For students taking Steven Szczepanek’s Emerging Infectious Diseases (PVS 3700) course, the world became a classroom and case study in real time in the months since the COVID-19 pandemic began.
When the first reports of the virus we now know as SARS-CoV-2 started circulating in January, the class began studying the situation as it unfolded.
“We had started following it before there were even 100 reported cases,” says pathobiology major Jeremy Miller (CAHNR ’21). “Academically speaking, watching the pandemic unfold first-hand was incredibly instructive to understanding how new infectious diseases emerge and what consequences they may bring.”
For pathobiology major Grace Ozyck (CAHNR ‘22), those early days illustrate how unpredictably epidemics and pandemics can unfold, as original assumptions about the spread of the virus have proven to have been underestimates.
“Initially, we were told not to worry because we thought people would be more precautious and the disease wouldn’t spread to the US,” she says. “However, if it did spread to the US, it wouldn’t have a strong foothold.”
As the semester progressed, so has the pandemic. With containment mechanisms such as physical distancing in place, and the University moving to online class delivery while cities, counties, and states adopt “lockdown” strategies, each measure has served as a chance for the class to analyze and learn.
For Miller, his deeper understanding of the pandemic is both reassuring and unnerving.
“We’ve gotten to have each lecture and then (depending on the lecture) see the immediate proposed mechanisms or societal changes in real-time,” he says. “This has led to a range of emotions, because on the one hand, there’s a calming effect in seeing and appreciating the work that has been done to understand pandemics and the medical professionals that handle them. However, on the other hand, it was also very apparent the direction we were heading in immediately, and thus there was a sense of impending doom.”
Miller says that, as soon as community spread of the virus was confirmed in the weeks before spring break, he anticipated the situation and packed everything up before leaving campus. Besides saving money and time, the class has given him a measure of calm.
“I think the class has helped me avoid panic and see the situation for what it really is,” he says. “Unfortunately, that mentality isn’t as infectious as SARS-CoV-2, so I have had to watch a lot of loved ones enter a panicked state.”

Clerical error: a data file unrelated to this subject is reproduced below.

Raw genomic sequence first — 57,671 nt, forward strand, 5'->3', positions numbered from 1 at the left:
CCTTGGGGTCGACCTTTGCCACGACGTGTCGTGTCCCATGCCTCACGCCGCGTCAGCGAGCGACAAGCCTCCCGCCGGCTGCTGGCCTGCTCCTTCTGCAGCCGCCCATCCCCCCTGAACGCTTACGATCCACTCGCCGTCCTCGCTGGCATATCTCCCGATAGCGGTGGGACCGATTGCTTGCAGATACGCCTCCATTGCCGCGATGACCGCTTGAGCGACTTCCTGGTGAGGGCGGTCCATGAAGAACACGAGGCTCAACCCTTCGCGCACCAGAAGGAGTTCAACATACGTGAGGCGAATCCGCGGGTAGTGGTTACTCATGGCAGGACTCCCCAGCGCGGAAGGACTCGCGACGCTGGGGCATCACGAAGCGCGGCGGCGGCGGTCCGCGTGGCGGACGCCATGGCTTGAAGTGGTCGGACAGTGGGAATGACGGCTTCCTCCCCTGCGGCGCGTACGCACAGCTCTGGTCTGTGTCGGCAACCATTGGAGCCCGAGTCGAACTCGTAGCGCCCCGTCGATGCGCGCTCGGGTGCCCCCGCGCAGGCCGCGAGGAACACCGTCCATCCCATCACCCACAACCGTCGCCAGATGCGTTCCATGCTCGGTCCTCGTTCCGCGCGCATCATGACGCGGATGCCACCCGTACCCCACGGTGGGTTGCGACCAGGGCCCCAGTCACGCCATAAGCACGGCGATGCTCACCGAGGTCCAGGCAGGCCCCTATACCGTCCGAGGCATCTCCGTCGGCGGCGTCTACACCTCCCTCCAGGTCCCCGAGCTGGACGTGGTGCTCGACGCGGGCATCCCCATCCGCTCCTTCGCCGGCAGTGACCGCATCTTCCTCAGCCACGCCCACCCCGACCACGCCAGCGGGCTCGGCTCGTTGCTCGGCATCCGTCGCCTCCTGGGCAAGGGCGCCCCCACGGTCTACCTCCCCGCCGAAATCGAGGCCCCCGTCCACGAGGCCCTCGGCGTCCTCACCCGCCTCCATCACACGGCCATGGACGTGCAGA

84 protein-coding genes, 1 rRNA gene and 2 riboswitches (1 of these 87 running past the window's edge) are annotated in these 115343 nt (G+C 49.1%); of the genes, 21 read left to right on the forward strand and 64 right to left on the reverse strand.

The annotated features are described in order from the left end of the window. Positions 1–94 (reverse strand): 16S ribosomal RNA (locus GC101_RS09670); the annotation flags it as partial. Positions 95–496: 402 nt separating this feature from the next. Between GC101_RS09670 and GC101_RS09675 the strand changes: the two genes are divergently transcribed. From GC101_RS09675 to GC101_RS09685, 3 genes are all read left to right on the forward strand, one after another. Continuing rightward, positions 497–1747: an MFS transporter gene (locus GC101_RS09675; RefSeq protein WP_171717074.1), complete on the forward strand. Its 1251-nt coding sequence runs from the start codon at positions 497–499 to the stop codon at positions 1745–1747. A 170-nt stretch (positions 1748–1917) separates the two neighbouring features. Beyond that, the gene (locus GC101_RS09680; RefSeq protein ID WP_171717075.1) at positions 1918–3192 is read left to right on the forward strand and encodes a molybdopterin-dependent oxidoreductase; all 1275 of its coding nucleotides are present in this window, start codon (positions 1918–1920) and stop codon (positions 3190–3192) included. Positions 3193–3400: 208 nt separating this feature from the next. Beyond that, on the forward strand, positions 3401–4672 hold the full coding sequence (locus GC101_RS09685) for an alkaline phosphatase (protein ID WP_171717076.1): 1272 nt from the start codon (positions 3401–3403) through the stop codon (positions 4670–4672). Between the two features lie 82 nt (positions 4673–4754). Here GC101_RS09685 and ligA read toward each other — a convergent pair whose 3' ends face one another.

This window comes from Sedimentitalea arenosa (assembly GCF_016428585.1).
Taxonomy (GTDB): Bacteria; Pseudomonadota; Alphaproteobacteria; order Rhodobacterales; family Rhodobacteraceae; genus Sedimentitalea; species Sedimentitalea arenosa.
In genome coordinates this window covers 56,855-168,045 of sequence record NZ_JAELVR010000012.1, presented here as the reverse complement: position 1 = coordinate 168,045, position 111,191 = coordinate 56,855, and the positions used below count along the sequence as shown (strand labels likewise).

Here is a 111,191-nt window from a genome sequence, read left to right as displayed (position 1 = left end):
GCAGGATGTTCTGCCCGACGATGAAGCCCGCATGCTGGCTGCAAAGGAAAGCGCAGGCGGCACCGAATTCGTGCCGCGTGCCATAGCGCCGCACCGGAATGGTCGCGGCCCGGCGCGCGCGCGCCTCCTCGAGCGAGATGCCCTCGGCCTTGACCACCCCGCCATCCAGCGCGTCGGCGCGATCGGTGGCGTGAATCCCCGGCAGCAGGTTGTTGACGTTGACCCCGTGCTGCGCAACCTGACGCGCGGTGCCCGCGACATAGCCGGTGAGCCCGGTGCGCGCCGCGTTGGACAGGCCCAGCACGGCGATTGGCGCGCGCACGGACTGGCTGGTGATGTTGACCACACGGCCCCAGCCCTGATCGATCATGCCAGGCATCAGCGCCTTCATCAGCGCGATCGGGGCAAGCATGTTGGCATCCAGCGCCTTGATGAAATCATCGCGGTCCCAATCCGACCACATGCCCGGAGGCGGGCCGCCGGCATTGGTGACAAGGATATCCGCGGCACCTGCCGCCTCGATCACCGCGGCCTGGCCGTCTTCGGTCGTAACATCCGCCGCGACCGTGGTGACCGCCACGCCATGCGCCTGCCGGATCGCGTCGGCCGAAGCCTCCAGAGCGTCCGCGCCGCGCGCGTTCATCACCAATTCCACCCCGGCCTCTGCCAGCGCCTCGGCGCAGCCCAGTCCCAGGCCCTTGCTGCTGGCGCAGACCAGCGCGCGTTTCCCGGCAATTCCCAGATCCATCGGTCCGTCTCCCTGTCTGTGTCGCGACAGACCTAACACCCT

Like all classes at Storrs, the regional campuses, and the UConn School of Law, the course has transitioned to an online format, and Miller and Ozyck have returned to their homes to isolate, where they have had the opportunity to share knowledge gained from the course with others.
Ozyck has been able the allay the fears of friends who are stockpiling supplies but feels conflicted about that.
“It scares me that my friends and family are taking advice from a college student and not medical professionals,” she says.
While she does feel upset that her on-campus experience was cut short, Ozyck says she is able to put things into perspective and realizes the loss of those experiences is nothing compared to what many people are facing as the pandemic unfolds.
“People are dying and my losses are minuscule compared to others,” she says. “My family is self-isolating because I have respiratory problems and both of my parents are immunocompromised. I noticed people were still traveling over spring break and throwing the advice of countless professionals into the wind. They didn’t think it was a problem because they won’t get sick. They don’t realize they could be putting others in danger like the elderly and immunocompromised citizens. People’s selfishness is causing a global pandemic. Either people are taking it too seriously by buying out whole grocery stores and leaving hospitals without masks, or people aren’t taking it seriously enough by traveling, not self-isolating.”
Miller says the transition to online classes has been challenging.
“It’s laughably easy to fall behind in lectures and other work,” he says. “It’s in times like these that I remember the benefit of having peers doing similar work around me, and why I don’t normally sign up for online classes.”
He hopes that the United States — and the world — emerges from the pandemic with an increased understanding of the importance of public health.
“Our country seems to often adopt a mentality of the individual doing whatever they want to do,” he says. “This isn’t always a negative, and I’m not against it per se, but I think it’s critical to understand what impacts one’s actions can have at any given time. Hopefully this pandemic will also shed light on areas of our health care system that are in dire need of changes or upgrades.”
But for the time being, Ozyck stresses the final, and perhaps most vital, advice the class was given before leaving campus: “Don’t travel, practice physical distancing, stay healthy, and wash your hands.”